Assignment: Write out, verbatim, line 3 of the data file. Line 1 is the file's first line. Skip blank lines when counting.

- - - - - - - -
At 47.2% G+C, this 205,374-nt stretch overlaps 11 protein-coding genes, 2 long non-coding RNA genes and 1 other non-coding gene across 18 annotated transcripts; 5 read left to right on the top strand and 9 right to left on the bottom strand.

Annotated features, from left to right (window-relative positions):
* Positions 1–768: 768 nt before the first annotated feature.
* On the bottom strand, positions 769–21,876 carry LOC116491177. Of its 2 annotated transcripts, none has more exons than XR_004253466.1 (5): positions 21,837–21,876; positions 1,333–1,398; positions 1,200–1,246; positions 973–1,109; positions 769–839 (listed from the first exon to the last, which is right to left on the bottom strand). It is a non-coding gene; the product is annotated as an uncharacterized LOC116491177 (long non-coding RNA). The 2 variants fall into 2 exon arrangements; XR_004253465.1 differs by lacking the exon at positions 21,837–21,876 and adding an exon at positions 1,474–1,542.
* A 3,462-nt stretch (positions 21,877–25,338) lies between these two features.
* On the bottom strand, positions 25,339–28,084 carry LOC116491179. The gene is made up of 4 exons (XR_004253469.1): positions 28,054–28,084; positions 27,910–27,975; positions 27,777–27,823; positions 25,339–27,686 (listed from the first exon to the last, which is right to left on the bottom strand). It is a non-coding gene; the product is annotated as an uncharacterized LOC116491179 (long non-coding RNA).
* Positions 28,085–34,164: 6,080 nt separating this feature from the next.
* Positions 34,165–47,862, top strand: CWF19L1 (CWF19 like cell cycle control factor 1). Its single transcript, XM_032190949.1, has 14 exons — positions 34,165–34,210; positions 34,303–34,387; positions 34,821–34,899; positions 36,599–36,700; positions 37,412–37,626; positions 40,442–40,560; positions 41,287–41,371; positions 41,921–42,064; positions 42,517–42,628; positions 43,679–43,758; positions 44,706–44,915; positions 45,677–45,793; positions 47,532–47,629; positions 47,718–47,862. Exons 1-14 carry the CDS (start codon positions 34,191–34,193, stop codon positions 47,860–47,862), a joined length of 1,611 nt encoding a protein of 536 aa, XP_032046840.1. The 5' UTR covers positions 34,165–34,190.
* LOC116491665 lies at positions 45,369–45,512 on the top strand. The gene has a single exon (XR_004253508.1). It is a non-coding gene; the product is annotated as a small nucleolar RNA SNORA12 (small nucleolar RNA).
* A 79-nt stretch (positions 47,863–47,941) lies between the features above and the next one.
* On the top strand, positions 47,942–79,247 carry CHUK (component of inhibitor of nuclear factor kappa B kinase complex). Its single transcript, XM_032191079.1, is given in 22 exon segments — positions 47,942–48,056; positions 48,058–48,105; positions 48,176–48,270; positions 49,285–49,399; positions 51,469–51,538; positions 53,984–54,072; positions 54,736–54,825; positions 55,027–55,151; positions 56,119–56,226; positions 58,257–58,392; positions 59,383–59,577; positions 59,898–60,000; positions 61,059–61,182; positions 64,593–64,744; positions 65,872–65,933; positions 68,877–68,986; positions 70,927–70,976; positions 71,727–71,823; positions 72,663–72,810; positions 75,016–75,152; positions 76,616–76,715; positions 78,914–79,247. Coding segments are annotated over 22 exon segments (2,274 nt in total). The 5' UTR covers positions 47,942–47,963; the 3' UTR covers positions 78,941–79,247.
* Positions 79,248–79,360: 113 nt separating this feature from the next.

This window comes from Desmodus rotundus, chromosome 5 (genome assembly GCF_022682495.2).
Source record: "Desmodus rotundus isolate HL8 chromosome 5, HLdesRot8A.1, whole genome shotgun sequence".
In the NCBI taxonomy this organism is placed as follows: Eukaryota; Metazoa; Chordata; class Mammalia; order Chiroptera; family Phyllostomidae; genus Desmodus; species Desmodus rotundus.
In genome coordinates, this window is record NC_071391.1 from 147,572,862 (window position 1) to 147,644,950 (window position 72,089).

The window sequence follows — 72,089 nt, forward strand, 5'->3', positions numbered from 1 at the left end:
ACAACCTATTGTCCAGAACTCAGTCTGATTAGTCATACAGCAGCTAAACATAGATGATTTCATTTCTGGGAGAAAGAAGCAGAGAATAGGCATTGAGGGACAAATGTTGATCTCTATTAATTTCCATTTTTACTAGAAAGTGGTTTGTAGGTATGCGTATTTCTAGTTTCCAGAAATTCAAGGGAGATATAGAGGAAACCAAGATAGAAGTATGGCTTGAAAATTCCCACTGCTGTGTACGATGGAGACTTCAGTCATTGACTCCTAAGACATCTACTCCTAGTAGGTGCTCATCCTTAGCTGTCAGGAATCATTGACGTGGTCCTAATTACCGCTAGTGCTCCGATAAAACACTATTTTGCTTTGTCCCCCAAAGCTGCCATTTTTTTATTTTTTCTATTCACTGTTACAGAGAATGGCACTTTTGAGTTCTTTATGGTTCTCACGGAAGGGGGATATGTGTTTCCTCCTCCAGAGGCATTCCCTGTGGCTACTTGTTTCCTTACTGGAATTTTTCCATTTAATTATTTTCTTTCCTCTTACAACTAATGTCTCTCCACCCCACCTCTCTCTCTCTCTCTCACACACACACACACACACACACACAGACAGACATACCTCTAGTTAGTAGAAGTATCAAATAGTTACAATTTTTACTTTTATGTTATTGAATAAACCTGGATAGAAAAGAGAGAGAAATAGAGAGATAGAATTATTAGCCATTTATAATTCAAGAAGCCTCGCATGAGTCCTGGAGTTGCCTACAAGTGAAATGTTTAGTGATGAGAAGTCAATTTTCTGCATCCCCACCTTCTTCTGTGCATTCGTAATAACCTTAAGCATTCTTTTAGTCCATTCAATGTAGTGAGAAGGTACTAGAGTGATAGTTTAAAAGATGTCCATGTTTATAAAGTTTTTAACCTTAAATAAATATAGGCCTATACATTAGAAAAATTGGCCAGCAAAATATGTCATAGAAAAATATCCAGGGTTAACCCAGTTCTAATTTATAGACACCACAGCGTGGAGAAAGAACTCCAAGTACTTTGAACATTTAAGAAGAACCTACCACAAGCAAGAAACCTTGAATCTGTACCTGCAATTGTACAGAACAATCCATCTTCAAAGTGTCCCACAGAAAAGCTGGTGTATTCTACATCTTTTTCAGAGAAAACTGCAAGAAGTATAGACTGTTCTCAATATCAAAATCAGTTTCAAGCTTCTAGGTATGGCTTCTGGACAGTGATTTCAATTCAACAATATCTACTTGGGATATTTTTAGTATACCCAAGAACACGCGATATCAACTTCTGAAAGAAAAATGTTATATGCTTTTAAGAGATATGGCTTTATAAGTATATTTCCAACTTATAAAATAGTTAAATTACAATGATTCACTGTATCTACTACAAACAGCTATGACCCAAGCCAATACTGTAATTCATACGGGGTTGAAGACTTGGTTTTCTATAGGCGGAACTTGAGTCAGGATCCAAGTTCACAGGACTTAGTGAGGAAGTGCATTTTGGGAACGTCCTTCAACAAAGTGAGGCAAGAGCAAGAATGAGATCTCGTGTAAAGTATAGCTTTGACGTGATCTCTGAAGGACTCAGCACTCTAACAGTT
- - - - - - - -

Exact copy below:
* Positions 1–768: 768 nt before the first annotated feature.